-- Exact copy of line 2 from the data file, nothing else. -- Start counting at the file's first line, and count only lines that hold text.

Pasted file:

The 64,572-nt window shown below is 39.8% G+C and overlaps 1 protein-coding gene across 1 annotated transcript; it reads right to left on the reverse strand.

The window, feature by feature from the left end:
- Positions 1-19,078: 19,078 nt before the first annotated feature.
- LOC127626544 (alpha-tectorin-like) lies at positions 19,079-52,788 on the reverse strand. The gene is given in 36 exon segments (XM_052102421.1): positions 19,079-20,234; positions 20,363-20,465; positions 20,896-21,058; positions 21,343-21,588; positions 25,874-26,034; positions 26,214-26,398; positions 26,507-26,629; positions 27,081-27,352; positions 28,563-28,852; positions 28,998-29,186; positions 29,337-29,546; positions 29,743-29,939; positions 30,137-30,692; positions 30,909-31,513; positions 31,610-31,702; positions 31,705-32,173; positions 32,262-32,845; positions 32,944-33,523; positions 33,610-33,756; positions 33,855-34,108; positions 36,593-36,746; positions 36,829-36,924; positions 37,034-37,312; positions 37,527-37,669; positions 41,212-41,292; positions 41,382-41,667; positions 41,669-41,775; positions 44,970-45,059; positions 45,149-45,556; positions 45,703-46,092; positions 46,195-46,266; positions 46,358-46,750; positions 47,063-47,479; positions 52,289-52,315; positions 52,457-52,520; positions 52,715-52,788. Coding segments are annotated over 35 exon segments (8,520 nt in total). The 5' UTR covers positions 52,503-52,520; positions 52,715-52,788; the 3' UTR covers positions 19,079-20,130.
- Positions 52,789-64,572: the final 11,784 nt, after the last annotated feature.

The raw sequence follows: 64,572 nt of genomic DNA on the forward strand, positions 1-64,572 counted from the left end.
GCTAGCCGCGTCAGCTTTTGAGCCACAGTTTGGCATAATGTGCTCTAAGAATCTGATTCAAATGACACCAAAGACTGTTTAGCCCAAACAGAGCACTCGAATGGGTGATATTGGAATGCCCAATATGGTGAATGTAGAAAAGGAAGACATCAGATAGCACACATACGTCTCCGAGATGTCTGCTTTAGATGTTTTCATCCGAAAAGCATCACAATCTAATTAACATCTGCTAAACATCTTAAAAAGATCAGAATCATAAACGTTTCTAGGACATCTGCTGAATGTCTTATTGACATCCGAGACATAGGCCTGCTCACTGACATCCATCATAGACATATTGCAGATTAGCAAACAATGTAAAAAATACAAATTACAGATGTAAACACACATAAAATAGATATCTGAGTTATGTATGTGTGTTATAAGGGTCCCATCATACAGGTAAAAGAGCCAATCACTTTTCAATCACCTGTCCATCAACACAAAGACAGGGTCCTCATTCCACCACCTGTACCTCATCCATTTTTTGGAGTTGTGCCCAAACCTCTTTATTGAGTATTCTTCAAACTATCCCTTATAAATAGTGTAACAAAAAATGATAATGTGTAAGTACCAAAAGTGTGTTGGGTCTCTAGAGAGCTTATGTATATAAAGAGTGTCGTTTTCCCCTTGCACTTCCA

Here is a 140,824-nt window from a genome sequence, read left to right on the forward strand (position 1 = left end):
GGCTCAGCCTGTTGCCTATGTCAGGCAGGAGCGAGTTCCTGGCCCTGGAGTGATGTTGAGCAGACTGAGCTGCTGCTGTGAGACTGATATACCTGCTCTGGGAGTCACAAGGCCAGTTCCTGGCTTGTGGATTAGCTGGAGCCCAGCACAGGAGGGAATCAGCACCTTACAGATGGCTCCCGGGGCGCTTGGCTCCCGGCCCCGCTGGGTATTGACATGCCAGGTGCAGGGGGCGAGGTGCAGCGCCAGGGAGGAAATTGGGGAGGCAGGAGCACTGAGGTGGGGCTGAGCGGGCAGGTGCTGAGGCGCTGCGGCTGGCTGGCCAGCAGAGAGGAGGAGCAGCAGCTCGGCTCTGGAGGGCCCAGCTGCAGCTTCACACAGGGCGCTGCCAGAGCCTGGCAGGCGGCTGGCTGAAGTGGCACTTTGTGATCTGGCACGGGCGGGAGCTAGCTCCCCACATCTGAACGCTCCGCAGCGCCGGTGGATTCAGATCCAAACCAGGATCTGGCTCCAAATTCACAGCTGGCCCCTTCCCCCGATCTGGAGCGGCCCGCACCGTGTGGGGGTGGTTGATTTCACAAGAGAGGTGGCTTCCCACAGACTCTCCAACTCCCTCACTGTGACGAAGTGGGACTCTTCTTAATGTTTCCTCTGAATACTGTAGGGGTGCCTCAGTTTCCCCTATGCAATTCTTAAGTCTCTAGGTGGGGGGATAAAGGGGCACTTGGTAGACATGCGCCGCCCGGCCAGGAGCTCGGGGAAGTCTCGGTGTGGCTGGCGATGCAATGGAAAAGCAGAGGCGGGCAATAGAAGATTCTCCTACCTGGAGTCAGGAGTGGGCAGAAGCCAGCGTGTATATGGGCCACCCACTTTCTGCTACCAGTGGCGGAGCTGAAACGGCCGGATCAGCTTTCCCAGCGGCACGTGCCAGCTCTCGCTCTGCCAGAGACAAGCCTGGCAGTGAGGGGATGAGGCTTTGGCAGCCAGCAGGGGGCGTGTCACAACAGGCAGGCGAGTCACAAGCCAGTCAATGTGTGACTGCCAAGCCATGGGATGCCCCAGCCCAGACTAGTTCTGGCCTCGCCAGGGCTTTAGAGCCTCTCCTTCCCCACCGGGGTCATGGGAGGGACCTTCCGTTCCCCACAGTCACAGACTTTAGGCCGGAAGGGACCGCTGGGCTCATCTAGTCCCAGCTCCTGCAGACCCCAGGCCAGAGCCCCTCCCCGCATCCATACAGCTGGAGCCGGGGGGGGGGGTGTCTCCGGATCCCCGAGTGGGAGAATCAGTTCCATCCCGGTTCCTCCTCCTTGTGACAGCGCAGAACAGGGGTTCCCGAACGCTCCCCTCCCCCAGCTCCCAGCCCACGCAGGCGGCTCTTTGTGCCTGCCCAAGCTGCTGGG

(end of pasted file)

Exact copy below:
The window, feature by feature from the left end: